'A Picture of War is Not War', we read in Hito Steyerl's iconic film November (2004), an essayistic Super 8 film tackling the definition of terrorism constructed around the figure of the artist's best friend Andrea Wolf, who was killed as a terrorist in 1998 in Eastern Anatolia after she joined the PKK (Kurdistan Workers' Party). Mixing documentary...
There has been a flurry of triennial and biennial art activity in Japan this year. The Aichi Triennale opened in Nagoya this August, sparking a national debate about the shutting down of a display of formerly censored works—the result of public backlash against a burnt image of Emperor Hirohito and a statue commemorating the women forced into...
Hans Hartung and Art Informel at Mazzoleni London (1 October 2019-18 January 2020) presents key works by the French-German painter while highlighting his connection with artists active in Paris during the 50s and 60s. In this video, writer and historian Alan Montgomery discusses Hartung's practice and its legacy.Born in Leipzig in 1904, Hans...
Marcus Weber, V-Park (2011) (detail). Courtesy Thomas Erben Gallery.
What's great about George Herriman's much admired early-20th-century comic strip Krazy Kat is its nearly unlimited scope for self-awareness. A stripped-down but playfully catholic style — combined with a sturdy, repetitive narrative frame — meant that Herriman could wink at the reader as often as he wanted, without losing his footing or boxing himself in.
Thomas Erben Gallery is pleased to present the first U.S. solo exhibition of Berlin-based painter, Marcus Weber. Last seen in New York at the Sanya Kantarovsky curated group show, Sputterances, at Metro Pictures (Spring 2017), this presentation collects paintings from Weber's 'Adalbertstraße', 'Krazy Kat', and 'Artforum-Leser' series (among others). Comprising work from the past ten years, the show is a bracing introduction to Weber's poppy, comic, and off-kilter geometric approach to abstraction, figuration, and social observation.
Following his studies at the Kunstakademie Düsseldorf (1984–1992), Weber quickly established a singular aesthetic. Ironic and unromantic, yet also lively, absurdist, and wry, Weber reflects a generation of Germans who came of age navigating the first wave of the internet's unlimited flood of images.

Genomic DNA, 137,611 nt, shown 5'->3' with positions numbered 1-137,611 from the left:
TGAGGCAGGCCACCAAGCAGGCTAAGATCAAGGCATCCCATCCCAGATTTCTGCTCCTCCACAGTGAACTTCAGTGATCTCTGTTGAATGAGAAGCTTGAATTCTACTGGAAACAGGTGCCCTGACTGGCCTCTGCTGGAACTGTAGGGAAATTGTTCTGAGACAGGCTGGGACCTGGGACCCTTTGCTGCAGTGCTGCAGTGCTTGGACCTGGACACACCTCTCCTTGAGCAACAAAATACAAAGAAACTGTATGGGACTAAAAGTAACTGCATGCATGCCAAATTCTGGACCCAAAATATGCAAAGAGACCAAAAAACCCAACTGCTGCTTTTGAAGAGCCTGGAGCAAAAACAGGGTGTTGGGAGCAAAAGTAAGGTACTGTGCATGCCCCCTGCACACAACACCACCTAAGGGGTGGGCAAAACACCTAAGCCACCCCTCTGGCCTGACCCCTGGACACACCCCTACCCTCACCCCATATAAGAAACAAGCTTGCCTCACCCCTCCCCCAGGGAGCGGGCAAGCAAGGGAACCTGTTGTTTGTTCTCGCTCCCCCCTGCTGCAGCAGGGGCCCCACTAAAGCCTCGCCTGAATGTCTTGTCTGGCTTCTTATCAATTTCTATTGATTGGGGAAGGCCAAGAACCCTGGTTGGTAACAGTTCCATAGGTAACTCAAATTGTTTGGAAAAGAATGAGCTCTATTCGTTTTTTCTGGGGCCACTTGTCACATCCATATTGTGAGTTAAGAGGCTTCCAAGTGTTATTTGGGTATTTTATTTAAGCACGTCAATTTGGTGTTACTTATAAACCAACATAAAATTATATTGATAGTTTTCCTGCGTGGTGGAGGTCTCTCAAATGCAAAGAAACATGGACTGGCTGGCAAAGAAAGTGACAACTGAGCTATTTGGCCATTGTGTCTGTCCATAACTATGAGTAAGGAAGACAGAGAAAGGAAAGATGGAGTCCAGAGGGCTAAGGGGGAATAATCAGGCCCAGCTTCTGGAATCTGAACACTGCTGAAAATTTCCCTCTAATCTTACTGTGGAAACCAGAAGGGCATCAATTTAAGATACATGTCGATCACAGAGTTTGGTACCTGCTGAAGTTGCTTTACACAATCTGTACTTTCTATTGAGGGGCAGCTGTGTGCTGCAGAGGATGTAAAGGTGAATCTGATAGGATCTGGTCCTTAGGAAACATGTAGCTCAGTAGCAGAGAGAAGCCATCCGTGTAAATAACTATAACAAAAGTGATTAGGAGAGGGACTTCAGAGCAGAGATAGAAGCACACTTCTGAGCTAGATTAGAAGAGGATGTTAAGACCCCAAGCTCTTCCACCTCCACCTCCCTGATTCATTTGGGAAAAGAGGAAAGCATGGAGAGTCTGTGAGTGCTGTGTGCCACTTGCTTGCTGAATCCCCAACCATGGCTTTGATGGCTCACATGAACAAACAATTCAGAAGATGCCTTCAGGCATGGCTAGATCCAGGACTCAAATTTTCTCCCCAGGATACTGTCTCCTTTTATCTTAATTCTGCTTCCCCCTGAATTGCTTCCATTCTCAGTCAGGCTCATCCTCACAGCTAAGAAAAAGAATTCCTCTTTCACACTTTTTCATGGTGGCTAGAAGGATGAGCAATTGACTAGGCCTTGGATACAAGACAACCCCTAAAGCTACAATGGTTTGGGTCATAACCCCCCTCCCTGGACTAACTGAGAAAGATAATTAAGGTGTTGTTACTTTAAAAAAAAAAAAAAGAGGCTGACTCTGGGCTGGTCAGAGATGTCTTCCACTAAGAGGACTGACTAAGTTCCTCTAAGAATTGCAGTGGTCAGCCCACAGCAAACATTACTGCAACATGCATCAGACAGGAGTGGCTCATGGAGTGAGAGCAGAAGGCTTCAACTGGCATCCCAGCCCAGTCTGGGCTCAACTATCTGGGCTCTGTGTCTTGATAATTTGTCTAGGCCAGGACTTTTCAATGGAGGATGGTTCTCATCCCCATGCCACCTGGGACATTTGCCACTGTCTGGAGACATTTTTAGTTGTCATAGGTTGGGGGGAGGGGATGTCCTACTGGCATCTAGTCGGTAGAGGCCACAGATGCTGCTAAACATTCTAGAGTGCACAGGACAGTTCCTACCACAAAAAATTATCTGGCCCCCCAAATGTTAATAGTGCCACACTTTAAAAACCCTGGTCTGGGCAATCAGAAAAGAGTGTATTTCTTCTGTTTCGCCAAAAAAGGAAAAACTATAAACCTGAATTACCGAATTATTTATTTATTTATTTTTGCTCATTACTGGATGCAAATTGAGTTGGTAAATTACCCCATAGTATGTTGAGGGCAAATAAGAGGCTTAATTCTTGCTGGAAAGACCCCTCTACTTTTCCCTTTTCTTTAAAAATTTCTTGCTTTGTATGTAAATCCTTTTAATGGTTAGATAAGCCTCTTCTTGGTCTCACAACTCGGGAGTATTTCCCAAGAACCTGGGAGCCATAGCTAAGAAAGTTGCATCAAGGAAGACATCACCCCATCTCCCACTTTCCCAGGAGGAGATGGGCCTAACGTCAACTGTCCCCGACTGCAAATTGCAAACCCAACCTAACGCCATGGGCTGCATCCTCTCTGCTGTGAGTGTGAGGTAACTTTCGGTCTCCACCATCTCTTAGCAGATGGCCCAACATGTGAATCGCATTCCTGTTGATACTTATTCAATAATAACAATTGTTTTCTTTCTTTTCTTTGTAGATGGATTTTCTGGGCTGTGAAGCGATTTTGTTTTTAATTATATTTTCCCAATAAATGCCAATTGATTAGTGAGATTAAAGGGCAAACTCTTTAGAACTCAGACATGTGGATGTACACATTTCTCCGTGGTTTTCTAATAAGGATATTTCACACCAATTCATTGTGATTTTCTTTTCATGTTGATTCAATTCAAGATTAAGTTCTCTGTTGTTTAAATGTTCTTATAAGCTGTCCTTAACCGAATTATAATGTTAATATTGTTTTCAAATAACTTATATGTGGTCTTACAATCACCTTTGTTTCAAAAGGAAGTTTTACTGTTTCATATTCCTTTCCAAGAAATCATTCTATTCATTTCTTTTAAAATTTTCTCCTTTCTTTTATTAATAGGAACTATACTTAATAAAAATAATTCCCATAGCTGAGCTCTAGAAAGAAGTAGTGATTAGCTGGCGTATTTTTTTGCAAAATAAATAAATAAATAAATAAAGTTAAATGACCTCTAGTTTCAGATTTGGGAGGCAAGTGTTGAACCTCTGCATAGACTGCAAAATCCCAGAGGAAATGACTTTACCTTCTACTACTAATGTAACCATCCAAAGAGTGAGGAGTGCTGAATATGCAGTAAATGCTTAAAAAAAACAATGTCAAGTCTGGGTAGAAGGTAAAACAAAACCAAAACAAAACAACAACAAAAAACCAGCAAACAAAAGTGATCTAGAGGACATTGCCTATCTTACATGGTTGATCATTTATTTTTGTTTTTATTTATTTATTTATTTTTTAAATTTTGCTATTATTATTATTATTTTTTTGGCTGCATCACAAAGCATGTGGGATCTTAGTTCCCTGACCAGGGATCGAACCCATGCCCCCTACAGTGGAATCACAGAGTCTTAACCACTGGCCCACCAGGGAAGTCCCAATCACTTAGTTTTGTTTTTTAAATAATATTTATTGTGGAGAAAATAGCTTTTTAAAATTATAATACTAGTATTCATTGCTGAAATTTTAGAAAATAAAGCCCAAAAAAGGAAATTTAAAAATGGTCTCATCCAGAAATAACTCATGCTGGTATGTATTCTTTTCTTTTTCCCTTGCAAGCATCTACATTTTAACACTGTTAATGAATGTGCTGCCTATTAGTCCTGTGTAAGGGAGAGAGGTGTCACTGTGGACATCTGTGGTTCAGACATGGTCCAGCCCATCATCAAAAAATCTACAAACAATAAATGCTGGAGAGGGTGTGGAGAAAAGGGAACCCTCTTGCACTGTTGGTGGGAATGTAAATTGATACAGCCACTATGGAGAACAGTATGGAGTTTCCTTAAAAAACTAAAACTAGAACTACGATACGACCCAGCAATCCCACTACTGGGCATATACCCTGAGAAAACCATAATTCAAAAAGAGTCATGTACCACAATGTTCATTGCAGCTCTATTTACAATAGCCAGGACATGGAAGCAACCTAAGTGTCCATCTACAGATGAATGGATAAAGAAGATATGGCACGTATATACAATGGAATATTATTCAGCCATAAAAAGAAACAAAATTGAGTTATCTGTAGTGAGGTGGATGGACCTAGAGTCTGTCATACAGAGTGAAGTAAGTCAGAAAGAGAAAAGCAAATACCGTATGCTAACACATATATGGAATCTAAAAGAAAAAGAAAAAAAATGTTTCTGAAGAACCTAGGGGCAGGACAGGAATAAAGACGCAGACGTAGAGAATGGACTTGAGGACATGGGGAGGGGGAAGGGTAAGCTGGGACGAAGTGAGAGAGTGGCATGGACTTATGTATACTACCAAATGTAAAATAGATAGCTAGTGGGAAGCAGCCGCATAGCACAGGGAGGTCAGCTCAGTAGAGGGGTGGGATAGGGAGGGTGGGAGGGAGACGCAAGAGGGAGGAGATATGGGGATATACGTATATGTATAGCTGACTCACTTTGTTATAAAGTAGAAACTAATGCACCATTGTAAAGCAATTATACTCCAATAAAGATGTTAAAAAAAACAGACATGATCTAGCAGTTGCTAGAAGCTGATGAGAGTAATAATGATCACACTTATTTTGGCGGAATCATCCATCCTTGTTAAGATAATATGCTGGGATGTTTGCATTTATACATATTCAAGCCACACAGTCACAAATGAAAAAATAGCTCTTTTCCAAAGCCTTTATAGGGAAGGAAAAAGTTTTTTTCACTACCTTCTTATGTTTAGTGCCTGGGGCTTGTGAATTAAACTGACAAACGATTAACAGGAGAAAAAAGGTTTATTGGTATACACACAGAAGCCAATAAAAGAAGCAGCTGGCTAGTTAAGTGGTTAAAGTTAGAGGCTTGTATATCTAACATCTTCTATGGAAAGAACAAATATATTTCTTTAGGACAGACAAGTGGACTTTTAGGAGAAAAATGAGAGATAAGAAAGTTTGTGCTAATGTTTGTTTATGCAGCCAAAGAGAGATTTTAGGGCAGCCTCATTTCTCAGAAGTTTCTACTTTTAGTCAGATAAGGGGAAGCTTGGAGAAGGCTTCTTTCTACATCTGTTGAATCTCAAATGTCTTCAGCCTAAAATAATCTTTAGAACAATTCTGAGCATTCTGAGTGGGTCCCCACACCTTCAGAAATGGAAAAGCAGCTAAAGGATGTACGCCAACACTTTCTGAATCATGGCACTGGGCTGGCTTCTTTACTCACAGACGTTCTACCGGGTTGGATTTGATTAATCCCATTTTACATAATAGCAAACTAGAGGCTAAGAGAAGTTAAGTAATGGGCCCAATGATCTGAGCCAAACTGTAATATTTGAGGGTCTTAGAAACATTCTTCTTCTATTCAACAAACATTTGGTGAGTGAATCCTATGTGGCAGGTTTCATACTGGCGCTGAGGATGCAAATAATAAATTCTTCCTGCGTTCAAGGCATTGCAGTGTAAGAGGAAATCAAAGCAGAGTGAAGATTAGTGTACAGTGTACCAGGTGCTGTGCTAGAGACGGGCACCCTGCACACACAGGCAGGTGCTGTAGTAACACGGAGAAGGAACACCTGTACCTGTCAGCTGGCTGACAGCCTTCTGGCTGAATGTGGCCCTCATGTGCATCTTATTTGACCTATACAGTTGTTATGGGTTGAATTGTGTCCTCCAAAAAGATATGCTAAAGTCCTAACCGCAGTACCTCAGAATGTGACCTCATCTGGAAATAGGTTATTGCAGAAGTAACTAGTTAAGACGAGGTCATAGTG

Though Weber's art has consistently foregrounded formal considerations, over the years his subject matter has increasingly revealed the artist to be an astute cultural observer–including of the immigrant Kreuzberg neighbourhood outside his studio on Adalbertstraße in Berlin. The paintings from this series–V-Park (2011), F-Park (Caparol) (2012), and others–are populated with the familiar touchstones of Kreuzberg: bbqs, squirrels, dog owners out for a walk, women in hijabs out for a stroll or sitting on park benches.
By contrast, the figures in Weber's 'Krazy Kat' series are stylistically simplified, their heads reduced to spheres, their stick-figure bodies rendered as three-dimensional geometric abstractions. KWEE MOKKS (2018) shows four golf ball-headed sitters reading 'Krazy Kat' (1913–1944), George Herriman's avant-garde celebrated comic strip that married self-reflexivity, absurd narration, and surreal stagings with a modernist sensibility–reflecting many of Weber's own interests.
The selection of the works in the exhibition allows the visitor to see how–over time–Weber has both synthesised and alternated between abstraction and comic figuration and between referring to content and generating it.
Weber's 'Artforum-Leser' series proceeds to demonstrate an arch synthesis. In BEST OF 2013 (2014), the titular high-culture magazine is read by comic figures sitting on toilets in an abstractly patterned, yet spatially suggestive environment. In an absurdist stroke, the toilets' drainage drifts off in random paths, functioning both as plumbing as well as formal elements which further define the pictorial space.
Well-known in Germany, where his paintings and sculptures have been widely exhibited–including in an exhibition of the private collection of Kasper König at Galerie Thomas Fischer, Berlin (2018); Kunstwerke, Berlin (2013); and Von der Heydt-Museum, Wuppertal (2008)–Weber's body of work has not yet received the same amount of attention outside of Europe. Striving to broaden Marcus Weber's audience, Thomas Erben Gallery is thrilled to present this exciting artist for the first time in the United States.
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